From Assam with Love is about all aspects of Assam from the viewpoint of a Proud Assamese.

Monday, January 3, 2011

Assamese jalpaan tradition : Recipes

Assamese traditional breakfast and snacks are completely unique in their taste, texture and preparation. Assamese breakfasts are healthy, easy to serve and even easy to store for longer period. And the most unique feature that makes it different from the snacks of other parts of the world is that they can be cooked without oil. Most Assamese breakfast can be prepared by adding hot of warm water and assortments that are locally available in Assam and among Assamese community.


Assamese jalpaan/breakfast options

Asomiya Jalpan Komal Saul Image
Komal saul(softened rice): Komal saul or softened rice is prepared through a complex procedure, but the outcome is unbelievable and simply amazing.  Komal saul or softened rice is prepared by Bora dhan(rice variety). Bora dhan is cooked in a large kadai at outsife the house.When it is cooked they are spread on a flat surface to be sun-dried. Only expert cooks can decide the limit to what extent the rice should be dried.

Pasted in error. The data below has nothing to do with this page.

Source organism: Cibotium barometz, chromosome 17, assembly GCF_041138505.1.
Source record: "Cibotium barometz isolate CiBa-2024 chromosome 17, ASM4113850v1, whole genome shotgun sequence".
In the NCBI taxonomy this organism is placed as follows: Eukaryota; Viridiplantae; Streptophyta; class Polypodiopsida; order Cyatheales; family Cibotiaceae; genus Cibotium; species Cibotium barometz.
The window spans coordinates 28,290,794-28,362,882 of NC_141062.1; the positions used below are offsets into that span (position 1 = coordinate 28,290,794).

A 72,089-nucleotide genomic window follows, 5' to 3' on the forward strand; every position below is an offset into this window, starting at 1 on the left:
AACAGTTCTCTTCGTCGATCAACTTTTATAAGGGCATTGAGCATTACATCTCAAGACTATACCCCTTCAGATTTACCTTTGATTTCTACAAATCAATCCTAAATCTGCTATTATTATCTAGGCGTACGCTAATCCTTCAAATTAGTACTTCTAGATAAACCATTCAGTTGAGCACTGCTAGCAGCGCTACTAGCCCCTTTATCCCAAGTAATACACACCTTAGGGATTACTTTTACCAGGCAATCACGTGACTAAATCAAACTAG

Then the rice that are dried along with the shell are ground at traditional mills. Because they are very delicate and require care and timing.

The ground rice will come out in a beautiful colour. These are the actual Komal saul and they can be kept in an air-tight jar for one or two months.
Komal saul dishes
Komal saul jalpan for breakfast: The required amount of Komal saul is soaked in hot or warm water for 10 to 15 minutes. Then they are drained out. In fact it is better if you add only the rquired amount of water. Soft, deliacte and tastly komal saul is ready to be served with hot milk/curd and butter/ghee and jaggary or simply ripe banana. 

Health benefits of komal saul: Since it is cooked along with the shell it retains the vitamins and all round nutrition. And helps reduce bad cholestarol too. It contains all the advantages of bran rice. Read more to know about other breakfast options from Assamese cuisine.

Komal Saul was earlier used as a top item in marriage or other religious ceremony feasts. Now too it is used as most favourite dish  among Assamese people. SOme people, especially at some places in upper Assam Komal saul is called as Chokuwa Saul  and is assorted with boiled potato and relished as a salty Komal Saul dish instead of a sweetened one.

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